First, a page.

Secured with elastic cords to a railroad bridge more than 200 feet over a gorge south of Mount St. Helens, Portillo's mission was to dive over the edge. She pretended to throw up, getting a nervous laugh out of the troops behind her. Then, keeping her own anxiety in check, she bungee-jumped into the lush green below.
Dozens of soldiers in the 2nd Battalion, 12th Field Artillery Regiment and the 4th Stryker Brigade Combat Team took the plunge that day last fall. Most had been recently deployed in Iraq. Few had bungee-jumped before.
As he stood at the edge, Sgt. Steve Damron felt a mix of trepidation and adrenaline that he likened to patrols through Baghdad. "It's a chance to calm our brothers down," he said, "to push that adrenaline out."
That's the idea.
More than 323,000 Army soldiers have served more than one deployment in Iraq or Afghanistan, according to Defense Department statistics entering June, and the Army had the highest rate of suicides on record last year. Researchers reported this month that 37 percent of Iraq and Afghanistan veterans seeking care at Veterans Affairs clinics for the first time are being diagnosed with mental health disorders.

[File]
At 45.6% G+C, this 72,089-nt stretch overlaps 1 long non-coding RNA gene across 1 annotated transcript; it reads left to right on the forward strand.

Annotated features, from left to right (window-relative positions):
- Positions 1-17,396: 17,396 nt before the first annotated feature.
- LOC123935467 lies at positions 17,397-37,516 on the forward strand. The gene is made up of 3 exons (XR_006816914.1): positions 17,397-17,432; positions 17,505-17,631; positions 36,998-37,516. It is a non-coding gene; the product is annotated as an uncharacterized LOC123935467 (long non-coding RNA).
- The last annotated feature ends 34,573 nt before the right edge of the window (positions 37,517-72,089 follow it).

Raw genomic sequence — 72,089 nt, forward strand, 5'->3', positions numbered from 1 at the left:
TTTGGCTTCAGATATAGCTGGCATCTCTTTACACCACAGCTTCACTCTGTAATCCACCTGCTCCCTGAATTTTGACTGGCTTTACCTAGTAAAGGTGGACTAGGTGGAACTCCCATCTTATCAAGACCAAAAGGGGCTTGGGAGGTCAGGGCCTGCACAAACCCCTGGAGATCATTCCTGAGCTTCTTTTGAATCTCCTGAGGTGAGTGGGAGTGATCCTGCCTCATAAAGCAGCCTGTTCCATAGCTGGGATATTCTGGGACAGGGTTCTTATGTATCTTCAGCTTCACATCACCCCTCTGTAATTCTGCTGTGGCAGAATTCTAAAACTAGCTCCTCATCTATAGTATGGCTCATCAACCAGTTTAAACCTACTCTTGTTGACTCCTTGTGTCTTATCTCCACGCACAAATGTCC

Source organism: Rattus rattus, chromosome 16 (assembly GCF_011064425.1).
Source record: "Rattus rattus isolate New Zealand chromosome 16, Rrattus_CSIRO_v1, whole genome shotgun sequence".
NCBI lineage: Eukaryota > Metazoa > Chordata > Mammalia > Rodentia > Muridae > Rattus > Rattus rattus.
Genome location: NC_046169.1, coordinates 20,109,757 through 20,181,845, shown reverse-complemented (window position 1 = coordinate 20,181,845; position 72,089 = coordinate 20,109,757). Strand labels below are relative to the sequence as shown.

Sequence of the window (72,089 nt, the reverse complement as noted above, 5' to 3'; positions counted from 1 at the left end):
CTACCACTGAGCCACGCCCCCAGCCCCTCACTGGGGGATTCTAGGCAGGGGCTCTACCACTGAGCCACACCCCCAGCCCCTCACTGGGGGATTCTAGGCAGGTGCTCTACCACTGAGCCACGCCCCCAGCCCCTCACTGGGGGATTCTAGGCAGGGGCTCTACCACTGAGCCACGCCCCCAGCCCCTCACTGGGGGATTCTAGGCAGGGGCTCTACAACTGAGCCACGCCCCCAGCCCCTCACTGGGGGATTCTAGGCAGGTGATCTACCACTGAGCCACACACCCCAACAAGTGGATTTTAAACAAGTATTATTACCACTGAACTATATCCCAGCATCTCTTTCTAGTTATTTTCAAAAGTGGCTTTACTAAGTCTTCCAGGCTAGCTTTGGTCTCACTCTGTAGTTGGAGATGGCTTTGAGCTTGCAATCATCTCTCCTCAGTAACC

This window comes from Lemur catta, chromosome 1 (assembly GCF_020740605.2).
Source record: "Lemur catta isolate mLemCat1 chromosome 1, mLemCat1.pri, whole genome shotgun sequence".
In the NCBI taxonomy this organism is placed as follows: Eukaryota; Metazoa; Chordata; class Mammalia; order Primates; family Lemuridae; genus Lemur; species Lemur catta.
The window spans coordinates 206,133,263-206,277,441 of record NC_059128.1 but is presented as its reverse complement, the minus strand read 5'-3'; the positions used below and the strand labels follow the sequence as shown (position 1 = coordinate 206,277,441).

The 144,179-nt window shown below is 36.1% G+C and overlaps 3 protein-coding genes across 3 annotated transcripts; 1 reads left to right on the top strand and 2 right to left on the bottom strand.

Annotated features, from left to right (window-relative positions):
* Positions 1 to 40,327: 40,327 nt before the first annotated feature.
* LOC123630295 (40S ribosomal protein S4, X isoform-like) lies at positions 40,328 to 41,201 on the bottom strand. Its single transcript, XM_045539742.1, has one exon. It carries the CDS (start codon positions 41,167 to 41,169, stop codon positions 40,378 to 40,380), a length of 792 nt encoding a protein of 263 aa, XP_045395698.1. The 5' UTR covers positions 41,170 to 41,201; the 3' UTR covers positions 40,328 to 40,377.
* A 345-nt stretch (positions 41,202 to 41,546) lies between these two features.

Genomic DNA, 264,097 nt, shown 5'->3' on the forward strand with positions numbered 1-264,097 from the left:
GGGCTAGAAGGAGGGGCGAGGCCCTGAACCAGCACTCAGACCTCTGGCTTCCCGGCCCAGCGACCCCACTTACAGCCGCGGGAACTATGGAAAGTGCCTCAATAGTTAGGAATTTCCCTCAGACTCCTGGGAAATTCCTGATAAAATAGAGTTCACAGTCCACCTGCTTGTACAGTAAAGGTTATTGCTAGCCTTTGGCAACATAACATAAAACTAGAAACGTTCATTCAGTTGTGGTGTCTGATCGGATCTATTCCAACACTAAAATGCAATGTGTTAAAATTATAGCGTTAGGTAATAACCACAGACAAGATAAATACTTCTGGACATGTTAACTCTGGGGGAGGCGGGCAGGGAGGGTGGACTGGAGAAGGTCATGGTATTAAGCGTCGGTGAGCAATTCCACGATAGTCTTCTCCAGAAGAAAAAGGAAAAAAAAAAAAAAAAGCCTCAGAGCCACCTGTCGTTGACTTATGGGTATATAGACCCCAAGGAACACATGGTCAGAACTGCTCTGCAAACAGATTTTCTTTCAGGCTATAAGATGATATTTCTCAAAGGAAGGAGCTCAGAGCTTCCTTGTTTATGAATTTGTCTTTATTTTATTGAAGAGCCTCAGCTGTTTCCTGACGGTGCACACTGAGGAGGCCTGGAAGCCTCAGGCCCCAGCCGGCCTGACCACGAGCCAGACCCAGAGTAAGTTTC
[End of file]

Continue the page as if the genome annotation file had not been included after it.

The situation has the military searching for ways to supplement and redefine its counseling and self-awareness evaluation programs, and now, for ways to bring the thrilling terror of war home through safe outlets.
The battle-weary 4th Stryker Brigade based at Fort Lewis, outside Tacoma, was picked for the third and final trial of a new Army program called Warrior Adventure Quest. It sends soldiers just back from war on outings of paintball, mountain biking, scuba diving, sky diving, whitewater rafting, alpine skiing, snowboarding and rock climbing.
Army officials say they've learned that soldiers who are used to life in a war zone suddenly find life at home to be moving at a glacial pace. The theory is that extreme experiences such as thrill sports can help troops overcome what one soldier in the 4th Stryker Brigade called "the Rambo syndrome" - the emotional need for some of the tension and fear-tinged excitement of combat.
"If they want adrenaline, let's give them adrenaline. Let's give it to them in a manner in which they are going to survive," said John O'Sullivan, the Army's program manager for outdoor recreation and the Warrior Adventure Quest.
Damron said bungee jumping worked on an emotional level.
"It's like your first time going in a house" in Iraq, he said. "You have no clue what's on the other side. You hit one room, awesome sweep. Now, OK, you've got to hit another room. You're walking in the middle of the night. You have no clue what's out there - like bungee jumping."
Warrior Adventure Quest is really a post-deployment extension of an emotion-based battlefield assessment the military has developed for small-unit leaders. It goes beyond the traditional review of tactics to include immediate assessments of soldiers' reactions and the acknowledgment of the need for "self and buddy aid."